A perfectly created logo communicates a brand’s identity effectively. It engages a brand’s target audience, yet the design is simple. Designing a logo sounds easy, yet major brands frequently miss the mark and end up being roasted by graphic designers.
Logotype vs Symbol Logos
Some brands, like Coca-Cola, choose a logotype where the brand name is their logo, while others only use a symbol, like the Nike Swoosh. A startup or a company with a limited budget will have a hard time building brand awareness using only a symbol.
Color convey emotions; red conveys passion and excitement while blue implies security and serenity. Logos only need one main color and one accent color; Pepsi, a major brand uses only two colors in their logo. Since consistency is the key to building brand awareness, companies should choose two colors which will look good across all touch points, from a website to a branded merchandise.
Fonts are tricky. A brand can communicate elegance, quality or fun with its font choice. Luxury fashion brands often use a sans-serif font since consumers associate high-contrast fonts with quality. A custom font used to be best, but there are so many high quality fonts available now that a custom font isn’t necessary.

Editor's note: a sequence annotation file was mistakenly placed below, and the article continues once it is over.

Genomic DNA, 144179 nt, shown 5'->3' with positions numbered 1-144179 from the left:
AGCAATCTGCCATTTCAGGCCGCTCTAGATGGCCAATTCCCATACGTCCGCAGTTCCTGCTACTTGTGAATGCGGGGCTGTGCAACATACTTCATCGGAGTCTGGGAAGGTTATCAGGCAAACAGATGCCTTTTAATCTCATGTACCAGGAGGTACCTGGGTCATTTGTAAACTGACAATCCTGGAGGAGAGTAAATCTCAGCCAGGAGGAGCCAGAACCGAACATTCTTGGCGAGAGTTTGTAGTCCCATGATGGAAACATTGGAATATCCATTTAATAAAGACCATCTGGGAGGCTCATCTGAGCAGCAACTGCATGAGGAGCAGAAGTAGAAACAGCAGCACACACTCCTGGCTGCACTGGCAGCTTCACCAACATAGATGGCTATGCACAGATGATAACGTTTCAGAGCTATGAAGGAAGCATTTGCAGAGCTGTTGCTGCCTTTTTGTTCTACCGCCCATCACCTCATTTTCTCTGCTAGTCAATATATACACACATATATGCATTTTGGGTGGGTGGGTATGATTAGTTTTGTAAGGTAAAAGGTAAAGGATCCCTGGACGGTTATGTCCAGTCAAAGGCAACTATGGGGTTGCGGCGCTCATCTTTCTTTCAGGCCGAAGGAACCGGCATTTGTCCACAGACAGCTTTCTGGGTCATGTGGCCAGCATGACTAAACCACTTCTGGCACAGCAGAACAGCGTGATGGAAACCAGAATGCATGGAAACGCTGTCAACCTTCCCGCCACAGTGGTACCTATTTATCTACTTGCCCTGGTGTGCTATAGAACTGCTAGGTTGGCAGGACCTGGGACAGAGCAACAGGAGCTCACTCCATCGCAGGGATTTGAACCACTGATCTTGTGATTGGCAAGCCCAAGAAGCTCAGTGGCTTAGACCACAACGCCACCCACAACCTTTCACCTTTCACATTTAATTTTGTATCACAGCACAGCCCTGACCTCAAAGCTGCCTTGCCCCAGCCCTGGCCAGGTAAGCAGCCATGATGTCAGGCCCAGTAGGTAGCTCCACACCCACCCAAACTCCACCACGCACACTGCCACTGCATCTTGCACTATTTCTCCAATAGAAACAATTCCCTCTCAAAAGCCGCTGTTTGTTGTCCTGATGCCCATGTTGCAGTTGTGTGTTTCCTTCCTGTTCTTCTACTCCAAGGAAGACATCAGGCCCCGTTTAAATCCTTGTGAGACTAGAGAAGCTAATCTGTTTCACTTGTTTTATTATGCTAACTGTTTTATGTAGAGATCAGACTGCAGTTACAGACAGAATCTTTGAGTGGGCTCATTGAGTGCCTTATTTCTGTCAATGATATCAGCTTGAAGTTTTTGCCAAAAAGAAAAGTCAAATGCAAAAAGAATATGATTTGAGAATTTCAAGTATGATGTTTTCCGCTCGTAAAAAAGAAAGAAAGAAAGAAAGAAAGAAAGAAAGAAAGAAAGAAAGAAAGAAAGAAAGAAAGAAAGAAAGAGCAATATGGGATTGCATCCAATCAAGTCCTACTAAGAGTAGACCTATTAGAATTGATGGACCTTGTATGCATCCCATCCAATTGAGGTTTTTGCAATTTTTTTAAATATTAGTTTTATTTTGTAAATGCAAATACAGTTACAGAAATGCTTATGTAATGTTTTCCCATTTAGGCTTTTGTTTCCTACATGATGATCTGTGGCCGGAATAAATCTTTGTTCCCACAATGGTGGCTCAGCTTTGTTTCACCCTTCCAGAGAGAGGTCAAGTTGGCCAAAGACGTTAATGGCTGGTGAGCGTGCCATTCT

The K.I.S.S. Principle
Keep It Simple, Stupid is the best advice for a logo designer. Consumers recognize a simple logo easily, like the Nike Swoosh. Simple logos are also timeless; brands which want longevity need evergreen logos.
Skip Stereotypical Images
Skip stereotypical images. A dentist does not need a logo with a tooth image. Apple gets by with showing an apple with a bite out of it, not a computer. This way, when a brand branches out, their logo is still appropriate.
Logos have to be vector images with a transparent background so you can use the logo in any size. Use Adobe Illustrator for this, not Photoshop. Photoshop uses pixels to render logos; they look blocky when blown up. Adobe uses mathematical points to render images so they look the same even with large format printing. Brands can also change hues with vector images to celebrate holidays or for special campaigns.
Your logo is the first impression potential customers have of your business. At a glance, they can tell if your brand is a good fit for them. Don’t skimp on logo design; a bad logo can haunt your brand.